Honorariums are a kind and practical way to reward the hard working volunteers that contribute so much to a strata company.  Keep in mind the potential tax implications though.


Honorariums in Strata

With the day to day responsibilities of a strata company often being met by volunteers, it’s a common occurrence for the council of owners (COO) to budget for and pay an honorarium to their hard working partners as a show of appreciation at the end of the year.  

The payment of an honorarium is a commendable practice but, depending upon the circumstances, it can often come as a surprise to learn that there can be income tax consequences for the volunteer and, on rare occasions, additional liabilities incurred by the strata company itself when such payments are made.  It generally comes down to whether the payment is a genuine honorarium or not.

In short – just because it’s labelled an ‘honorarium’ in the accounts, does not mean that the Australian Taxation Office (ATO) will see it that way.  As per the well worn cliché: If it walks like a duck, quacks like a duck, then it’s probably a duck.

  1. An honorarium is either an honorary reward for voluntary services or a fee for professional services voluntarily performed.  Genuine honorariums will normally have the following characteristics:
  2. The payment has no connection to the volunteer’s regular income producing activities or services;
  3. The payment is not legally required or expected;
  4. There is no obligation on the part of your organisation to make the payment;
  5. The payment is a token amount compared to the services provided or expenses incurred by the volunteer; and
  6. There is no element of periodicity, recurrence or regularity of such payments. 

No one factor in isolation determines whether a payment is a genuine honorarium or not.  It is determined based upon the balance of all facts.  The more of the above listed characteristics that are present in an arrangement, the higher the likelihood that the payment is a genuine honorarium.

From a tax point of view, it is in the volunteer’s best interests for any payments to be considered a genuine honorarium.  It is the difference between the payment being assessable income (ie: required to be included in their personal tax return) or being tax free.  From the strata company’s point of view, the determination is largely irrelevant unless the payments are clearly more in line with an employment or subcontractor arrangement for regular or professional services.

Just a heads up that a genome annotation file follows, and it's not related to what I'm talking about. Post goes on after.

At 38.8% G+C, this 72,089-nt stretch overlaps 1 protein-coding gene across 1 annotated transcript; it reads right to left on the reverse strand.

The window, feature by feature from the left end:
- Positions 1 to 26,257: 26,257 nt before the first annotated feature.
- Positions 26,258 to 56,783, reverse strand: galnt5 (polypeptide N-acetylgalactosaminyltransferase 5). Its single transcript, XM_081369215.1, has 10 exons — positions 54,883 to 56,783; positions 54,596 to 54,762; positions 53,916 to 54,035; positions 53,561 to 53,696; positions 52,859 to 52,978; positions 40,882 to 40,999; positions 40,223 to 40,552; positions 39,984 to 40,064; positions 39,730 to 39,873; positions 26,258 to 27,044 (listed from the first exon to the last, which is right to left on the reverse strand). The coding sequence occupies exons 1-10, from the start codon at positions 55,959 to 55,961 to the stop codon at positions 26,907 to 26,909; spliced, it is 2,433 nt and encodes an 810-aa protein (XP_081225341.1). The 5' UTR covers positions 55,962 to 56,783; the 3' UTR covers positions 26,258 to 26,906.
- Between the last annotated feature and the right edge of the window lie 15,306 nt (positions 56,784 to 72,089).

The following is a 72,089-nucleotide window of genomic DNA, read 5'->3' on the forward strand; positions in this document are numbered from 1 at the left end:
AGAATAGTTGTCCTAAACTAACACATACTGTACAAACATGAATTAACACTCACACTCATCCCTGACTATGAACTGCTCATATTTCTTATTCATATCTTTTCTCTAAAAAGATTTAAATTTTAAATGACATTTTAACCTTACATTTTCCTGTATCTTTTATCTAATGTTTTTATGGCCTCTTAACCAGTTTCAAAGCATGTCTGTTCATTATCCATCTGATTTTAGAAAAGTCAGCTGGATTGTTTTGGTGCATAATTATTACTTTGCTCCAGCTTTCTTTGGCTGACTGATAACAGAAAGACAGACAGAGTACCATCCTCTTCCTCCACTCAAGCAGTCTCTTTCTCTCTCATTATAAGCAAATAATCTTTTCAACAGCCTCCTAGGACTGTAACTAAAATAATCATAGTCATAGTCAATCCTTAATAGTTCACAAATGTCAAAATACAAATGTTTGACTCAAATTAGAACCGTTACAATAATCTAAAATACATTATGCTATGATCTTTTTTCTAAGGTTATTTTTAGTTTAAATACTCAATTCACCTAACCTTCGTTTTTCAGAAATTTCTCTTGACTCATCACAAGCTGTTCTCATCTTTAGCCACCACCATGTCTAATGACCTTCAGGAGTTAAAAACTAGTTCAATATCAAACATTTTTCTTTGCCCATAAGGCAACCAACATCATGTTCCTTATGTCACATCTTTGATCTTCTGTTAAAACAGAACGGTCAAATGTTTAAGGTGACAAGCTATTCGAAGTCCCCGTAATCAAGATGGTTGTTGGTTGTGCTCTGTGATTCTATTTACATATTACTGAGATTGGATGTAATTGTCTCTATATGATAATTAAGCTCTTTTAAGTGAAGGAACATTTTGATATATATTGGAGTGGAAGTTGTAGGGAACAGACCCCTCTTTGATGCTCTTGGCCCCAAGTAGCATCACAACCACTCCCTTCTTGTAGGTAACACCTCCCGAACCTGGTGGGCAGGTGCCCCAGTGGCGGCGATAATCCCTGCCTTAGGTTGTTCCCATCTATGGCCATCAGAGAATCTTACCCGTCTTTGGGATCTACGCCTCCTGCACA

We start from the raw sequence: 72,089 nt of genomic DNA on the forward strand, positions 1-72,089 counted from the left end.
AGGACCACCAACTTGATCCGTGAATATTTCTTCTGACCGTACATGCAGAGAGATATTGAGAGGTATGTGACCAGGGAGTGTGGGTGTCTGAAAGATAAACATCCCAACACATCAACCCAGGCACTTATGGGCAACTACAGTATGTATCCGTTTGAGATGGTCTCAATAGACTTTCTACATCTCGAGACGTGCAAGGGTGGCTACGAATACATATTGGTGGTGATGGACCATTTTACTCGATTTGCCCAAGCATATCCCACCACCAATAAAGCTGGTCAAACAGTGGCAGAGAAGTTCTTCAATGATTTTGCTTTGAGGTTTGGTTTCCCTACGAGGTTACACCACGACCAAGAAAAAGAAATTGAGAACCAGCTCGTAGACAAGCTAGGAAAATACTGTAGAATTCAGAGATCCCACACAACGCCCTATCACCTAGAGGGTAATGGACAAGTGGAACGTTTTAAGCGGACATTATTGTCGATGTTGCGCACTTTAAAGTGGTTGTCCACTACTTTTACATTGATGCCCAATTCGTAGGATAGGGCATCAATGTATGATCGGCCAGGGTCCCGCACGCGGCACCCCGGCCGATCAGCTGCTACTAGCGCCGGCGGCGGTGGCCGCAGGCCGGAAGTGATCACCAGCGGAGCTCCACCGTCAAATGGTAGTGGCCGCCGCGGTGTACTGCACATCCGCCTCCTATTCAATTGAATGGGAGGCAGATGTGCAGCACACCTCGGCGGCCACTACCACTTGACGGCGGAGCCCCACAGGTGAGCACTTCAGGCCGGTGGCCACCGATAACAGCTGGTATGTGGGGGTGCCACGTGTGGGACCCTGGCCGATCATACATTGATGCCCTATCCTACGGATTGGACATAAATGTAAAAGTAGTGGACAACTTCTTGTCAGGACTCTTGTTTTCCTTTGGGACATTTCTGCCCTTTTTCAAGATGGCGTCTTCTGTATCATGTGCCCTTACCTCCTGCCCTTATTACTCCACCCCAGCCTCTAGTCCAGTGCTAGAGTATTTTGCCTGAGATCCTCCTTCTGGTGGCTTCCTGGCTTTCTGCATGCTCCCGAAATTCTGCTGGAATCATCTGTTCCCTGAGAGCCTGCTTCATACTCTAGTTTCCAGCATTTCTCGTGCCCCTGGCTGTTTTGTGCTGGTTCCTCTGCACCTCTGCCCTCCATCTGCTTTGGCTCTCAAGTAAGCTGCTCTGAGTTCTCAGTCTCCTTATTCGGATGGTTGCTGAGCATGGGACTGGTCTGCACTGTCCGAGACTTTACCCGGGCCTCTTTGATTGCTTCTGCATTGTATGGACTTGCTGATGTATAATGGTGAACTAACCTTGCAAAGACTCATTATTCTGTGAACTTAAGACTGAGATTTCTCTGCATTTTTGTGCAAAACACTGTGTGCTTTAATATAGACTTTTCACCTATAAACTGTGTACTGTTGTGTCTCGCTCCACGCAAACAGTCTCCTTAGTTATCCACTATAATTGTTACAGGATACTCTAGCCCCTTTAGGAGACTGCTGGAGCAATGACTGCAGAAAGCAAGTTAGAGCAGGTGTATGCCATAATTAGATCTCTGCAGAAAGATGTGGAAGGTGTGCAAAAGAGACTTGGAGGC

Quick Tips:

  • The absence of an honorarium line item in the budget reduces the risk of the payment being considered ‘expected’;
  • When a payment is made to a volunteer, it can help to document in COO meeting minutes that the payment is not required to be made (ie: it is honorary), is considered by the COO to be a token amount compared to the benefits received and is a once-off payment being made in isolation of any other payments; and
  • Confirming that the volunteer does not receive payments from others for similar work in the form of employment or a business addresses one of the key determinants from the outset.


Ultimately, the question of whether the volunteer needs to declare the income in their tax return is a determination for the volunteer, as opposed to the strata company (via the CoO), to make and they should seek the advice of their own accountant if they are at all unsure.  


For more information, please contact the Ascend office via your strata manager.


- ATO: Honorariums

- ATO: Paying Volunteers


The above content is of a general nature and should not be relied upon as professional advice. Ascend encourages readers to seek advice from suitably qualified professionals in relation to their specific circumstances and not to rely solely on the information provided above.  Please contact our office for more information.

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